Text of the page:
If there’s one thing that most real estate practitioners have in common, it’s an entrepreneurial spirit. You probably got into the business because you enjoyed the freedom of working for yourself — being able to create your own business model, your own hours, and your own niche.
But for some, a successful career as a real estate salesperson is only the beginning. If you aspire to start your own real estate brokerage, whether it’s a highly-specialized boutique or part of a big franchise, you need to start with smart planning, thorough research, and expert follow-through. Follow these tips from practitioners who have branched out on their own.
1. Start an idea file.
It’s never too early to start planning. Once you set your goal to open a real estate company, begin talking to other business owners — not just in real estate — to gather ideas you can use for your business.
Unless they feel that you’re going to become their competition, people are usually happy to share their stories. Ask detailed questions, such as: What has been your biggest challenge? What surprised you most about being a business owner? What advice would you give to someone who is starting her own business?
Before starting her business, Kimyatta Anderson, ABR®, CRS®, kept a folder of ideas, attained designations, and tried to learn from every experience she had and person she met.
As a result, she was brimming with ideas two years ago when she opened her business, Custom Realty Solutions LLC in Indianapolis, which is affiliated with RE/MAX. One effective tip she offers for those who want to keep a new business running smoothly: use checklists to manage clients and transactions from the initial contact to the closing. That way, nothing falls through the cracks.
2. Make sure your idea will fly.
Once you have a targeted idea for your business, your next job is to do the research. You have to make sure that your great idea will thrive in your market. If it doesn’t, you may need to fine-tune your plan. And that’s something you want to do before you start spending money on the business.
The U.S. Small Business Administration says you should be able to answer all of these questions before starting a company:
- Is my idea practical and will it fill a need?
- Who and what is my competition?
- What is my business advantage over existing companies?
- Who are my potential customers and why will they purchase services from me?
- How will I reach potential customers?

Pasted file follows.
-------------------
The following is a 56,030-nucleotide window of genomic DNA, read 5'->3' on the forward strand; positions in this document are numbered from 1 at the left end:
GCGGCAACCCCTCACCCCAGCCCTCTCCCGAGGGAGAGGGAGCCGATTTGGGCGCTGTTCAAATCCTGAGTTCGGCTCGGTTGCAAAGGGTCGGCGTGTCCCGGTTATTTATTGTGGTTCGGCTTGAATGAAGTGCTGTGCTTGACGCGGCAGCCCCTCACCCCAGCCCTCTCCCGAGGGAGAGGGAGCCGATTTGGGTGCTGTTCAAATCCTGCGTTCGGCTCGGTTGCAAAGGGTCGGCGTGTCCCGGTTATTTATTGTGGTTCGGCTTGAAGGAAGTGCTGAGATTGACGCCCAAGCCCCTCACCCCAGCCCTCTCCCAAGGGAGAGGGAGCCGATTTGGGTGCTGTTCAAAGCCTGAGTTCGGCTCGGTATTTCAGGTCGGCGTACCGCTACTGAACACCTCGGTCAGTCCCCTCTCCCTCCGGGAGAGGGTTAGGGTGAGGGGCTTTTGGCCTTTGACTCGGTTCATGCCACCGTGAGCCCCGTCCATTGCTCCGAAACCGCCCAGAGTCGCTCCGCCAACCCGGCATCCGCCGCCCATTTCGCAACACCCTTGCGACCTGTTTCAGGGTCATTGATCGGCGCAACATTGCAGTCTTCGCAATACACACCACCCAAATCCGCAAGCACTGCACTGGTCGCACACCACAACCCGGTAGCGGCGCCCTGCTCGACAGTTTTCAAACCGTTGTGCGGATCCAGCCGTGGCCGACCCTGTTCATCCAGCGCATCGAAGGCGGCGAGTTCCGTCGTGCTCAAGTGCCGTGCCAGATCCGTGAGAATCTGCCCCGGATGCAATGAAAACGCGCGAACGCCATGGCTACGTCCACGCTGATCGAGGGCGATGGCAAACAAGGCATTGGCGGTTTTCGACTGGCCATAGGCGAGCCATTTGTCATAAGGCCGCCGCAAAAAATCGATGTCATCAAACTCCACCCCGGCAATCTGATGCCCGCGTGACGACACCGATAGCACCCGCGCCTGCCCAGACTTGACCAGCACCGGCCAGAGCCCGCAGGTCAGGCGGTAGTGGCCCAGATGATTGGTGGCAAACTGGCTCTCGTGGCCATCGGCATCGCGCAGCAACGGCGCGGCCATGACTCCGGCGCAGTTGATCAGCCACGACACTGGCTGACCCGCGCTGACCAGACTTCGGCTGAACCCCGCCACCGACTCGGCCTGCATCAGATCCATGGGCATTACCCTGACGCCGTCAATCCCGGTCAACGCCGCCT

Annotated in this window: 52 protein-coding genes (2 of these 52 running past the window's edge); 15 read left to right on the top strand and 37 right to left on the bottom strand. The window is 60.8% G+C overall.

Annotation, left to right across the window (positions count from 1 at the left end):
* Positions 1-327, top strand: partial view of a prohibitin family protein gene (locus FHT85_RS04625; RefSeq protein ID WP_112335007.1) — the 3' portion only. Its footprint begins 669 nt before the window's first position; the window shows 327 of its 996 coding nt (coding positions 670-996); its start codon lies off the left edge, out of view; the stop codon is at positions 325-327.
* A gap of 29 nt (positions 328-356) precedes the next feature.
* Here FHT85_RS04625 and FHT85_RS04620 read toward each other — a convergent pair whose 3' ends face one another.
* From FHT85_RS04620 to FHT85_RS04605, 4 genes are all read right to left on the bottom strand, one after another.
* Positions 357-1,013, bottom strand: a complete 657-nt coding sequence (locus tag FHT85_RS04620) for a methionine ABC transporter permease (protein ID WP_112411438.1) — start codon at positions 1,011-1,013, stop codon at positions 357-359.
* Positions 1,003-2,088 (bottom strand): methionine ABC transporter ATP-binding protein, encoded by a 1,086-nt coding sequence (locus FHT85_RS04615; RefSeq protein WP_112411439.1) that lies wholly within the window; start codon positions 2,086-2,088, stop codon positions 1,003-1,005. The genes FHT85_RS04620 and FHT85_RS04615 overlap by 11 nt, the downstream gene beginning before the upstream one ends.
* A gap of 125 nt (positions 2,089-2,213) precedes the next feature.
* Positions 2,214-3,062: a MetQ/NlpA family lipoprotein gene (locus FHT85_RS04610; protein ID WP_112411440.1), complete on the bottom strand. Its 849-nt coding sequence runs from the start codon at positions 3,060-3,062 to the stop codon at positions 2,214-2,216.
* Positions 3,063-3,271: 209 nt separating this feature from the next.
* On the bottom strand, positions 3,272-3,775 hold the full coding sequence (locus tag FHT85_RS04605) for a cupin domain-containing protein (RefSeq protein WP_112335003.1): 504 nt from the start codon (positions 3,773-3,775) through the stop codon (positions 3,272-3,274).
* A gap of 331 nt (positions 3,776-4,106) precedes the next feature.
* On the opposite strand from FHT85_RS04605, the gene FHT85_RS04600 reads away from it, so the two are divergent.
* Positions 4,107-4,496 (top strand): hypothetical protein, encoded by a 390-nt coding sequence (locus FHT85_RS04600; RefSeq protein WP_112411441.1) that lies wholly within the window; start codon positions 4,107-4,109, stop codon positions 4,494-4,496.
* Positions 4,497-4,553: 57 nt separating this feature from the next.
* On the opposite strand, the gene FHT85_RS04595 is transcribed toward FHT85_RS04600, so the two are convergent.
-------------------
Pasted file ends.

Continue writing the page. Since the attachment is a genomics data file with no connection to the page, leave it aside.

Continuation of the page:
- Where will I get the financial resources to start my business?
- How will I compensate myself?
3. Create a business plan that takes everything into account.
After you’ve thoroughly researched each of those questions and decided to move forward, you have to develop a business plan. This is where you closely examine your start-up costs, business model, overhead, and the other fine details of running a business.
Fortunately, there are lots of resources in this department, including sample business plans and free advice on Web sites such as www.bplans.com and www.sba.gov, which is run by the U.S. Small Business Administration.
Here are some of the elements that you will have to consider when writing your business plan:
- Business structure. Consult your accountant to determine what kind of company — a sole proprietorship, general partnership, an LLC, and so forth — best fits your needs. (For more information, read "Safer Structures" from the June 2006 issue of REALTOR® Magazine.)
- Budget. Estimate your earnings and expenses. Break down expenses into categories, such as advertising and marketing and operating expenses. E&O insurance, taxes, rent, tech support, Web and phone service, and janitorial services all go into this category.
- Internal structure. Determine a commission structure and how advertising expenses, referral fees, and other costs will be divvied up among salespeople.
- Recruiting strategy. How will you find and retain top salespeople?
- Money. Start-up costs can be substantial, and income is uncertain. Have funds to carry you through the inevitable lean months. Many business owners, including Lynn Johnson, ABR®, CRS®, advise planning for zero income for at least a year. Johnson, who launched Lynn Johnson Realty Inc. in Fulton, Texas, five years ago, says as a new business owner, you may have to work as hard as you did as a newbie so you can sock away money for a rainy day.
4. Don’t try to do it all on your own.
Whenever necessary, hire outside gurus to get the job done. Focus on the areas of business that you do best, and seek help from the experts in other areas, such as Web design, marketing, graphic design, risk management, and accounting.
“Trying to wear all hats is too overwhelming,” says Anderson.
If you try to do too much on your own, you put yourself and your business at risk. For example, you can come off as unprofessional if your Web site doesn’t look polished, and you could end up in legal trouble if you make tax mistakes.
“You don’t want to come off as a cheap, fly-by-night operation,” Johnson adds.
5. Invest in your image.
There are many areas where you can cut costs when you run a business, but marketing materials shouldn’t be one of them, owners say. Effective marketing materials — including your Web site, mailings, and ads — should project a professional, unified image.
Randall Green, CCIM, broker-owner of Green & Green Realty Associates, Helena, Mont., hired a graphic design firm to create a distinctive logo that helps him stand out in the marketplace.